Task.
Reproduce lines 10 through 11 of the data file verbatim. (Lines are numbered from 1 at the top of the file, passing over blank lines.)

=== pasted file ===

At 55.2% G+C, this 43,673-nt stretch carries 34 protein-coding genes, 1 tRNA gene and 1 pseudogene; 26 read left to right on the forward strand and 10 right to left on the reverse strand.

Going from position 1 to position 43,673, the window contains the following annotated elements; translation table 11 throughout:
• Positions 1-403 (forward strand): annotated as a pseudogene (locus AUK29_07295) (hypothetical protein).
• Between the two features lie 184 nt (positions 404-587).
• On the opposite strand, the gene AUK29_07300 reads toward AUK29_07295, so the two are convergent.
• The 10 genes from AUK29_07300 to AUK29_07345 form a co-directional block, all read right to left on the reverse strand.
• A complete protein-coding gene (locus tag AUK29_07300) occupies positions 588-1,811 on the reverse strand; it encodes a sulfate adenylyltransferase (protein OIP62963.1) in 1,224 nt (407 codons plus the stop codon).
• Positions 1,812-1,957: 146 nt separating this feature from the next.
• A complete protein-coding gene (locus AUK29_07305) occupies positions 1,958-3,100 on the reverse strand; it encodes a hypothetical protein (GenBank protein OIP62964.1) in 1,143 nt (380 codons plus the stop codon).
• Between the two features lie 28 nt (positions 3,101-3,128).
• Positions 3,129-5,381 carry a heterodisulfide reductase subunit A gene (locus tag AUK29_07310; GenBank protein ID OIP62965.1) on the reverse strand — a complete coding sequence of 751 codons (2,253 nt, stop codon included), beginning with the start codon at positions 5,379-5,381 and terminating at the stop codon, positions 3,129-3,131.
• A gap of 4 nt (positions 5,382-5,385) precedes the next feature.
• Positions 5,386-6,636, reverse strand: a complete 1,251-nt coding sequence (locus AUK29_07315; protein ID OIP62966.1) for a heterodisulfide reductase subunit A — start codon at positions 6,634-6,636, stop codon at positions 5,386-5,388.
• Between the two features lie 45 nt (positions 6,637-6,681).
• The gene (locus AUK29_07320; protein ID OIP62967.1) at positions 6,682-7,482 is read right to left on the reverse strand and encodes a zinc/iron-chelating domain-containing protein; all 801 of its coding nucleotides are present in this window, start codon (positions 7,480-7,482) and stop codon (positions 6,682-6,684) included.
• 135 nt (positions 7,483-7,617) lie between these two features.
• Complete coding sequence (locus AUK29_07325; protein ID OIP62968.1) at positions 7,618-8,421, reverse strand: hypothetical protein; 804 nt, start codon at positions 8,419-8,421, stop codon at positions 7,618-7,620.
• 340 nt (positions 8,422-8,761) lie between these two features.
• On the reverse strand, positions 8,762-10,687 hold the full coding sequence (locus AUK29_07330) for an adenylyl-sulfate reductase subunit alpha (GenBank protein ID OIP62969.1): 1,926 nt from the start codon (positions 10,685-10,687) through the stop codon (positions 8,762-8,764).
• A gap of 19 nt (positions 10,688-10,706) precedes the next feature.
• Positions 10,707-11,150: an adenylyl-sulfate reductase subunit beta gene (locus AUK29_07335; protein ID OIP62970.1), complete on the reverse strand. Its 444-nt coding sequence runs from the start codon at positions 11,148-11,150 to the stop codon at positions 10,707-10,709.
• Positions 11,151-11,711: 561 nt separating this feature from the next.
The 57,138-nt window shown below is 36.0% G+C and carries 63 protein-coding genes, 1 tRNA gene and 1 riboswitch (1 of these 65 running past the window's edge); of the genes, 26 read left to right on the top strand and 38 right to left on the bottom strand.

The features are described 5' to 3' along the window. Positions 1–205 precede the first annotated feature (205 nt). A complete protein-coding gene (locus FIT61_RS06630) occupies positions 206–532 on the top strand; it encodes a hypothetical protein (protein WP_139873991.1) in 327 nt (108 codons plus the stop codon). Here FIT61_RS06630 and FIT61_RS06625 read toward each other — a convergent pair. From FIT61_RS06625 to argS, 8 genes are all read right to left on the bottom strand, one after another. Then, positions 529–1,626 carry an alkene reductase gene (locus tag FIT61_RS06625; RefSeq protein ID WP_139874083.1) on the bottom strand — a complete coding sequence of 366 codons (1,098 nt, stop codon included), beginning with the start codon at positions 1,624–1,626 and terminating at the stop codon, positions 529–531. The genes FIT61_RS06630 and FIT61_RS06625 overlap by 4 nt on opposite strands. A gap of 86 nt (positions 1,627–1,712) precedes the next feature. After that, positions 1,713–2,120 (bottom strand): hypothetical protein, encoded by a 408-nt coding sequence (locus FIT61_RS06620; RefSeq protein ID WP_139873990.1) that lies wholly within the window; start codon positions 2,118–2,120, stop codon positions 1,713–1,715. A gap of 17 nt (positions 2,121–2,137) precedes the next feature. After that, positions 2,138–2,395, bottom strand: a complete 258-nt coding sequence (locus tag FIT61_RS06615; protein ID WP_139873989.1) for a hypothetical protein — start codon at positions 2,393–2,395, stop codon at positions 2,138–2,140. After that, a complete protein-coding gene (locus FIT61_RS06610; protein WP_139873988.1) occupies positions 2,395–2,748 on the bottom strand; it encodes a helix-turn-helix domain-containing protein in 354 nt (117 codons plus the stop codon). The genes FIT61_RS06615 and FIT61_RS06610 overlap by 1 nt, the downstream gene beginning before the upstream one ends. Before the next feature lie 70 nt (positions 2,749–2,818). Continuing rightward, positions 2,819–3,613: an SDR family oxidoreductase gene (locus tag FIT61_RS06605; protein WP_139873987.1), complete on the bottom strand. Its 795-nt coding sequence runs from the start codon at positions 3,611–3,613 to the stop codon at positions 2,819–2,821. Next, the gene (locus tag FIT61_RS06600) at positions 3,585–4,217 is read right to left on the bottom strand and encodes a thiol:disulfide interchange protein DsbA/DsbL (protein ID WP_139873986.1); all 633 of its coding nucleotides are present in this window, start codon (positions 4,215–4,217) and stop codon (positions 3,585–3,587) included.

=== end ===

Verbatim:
• Between the two features lie 28 nt (positions 3,101-3,128).
• Positions 3,129-5,381 carry a heterodisulfide reductase subunit A gene (locus tag AUK29_07310; GenBank protein ID OIP62965.1) on the reverse strand — a complete coding sequence of 751 codons (2,253 nt, stop codon included), beginning with the start codon at positions 5,379-5,381 and terminating at the stop codon, positions 3,129-3,131.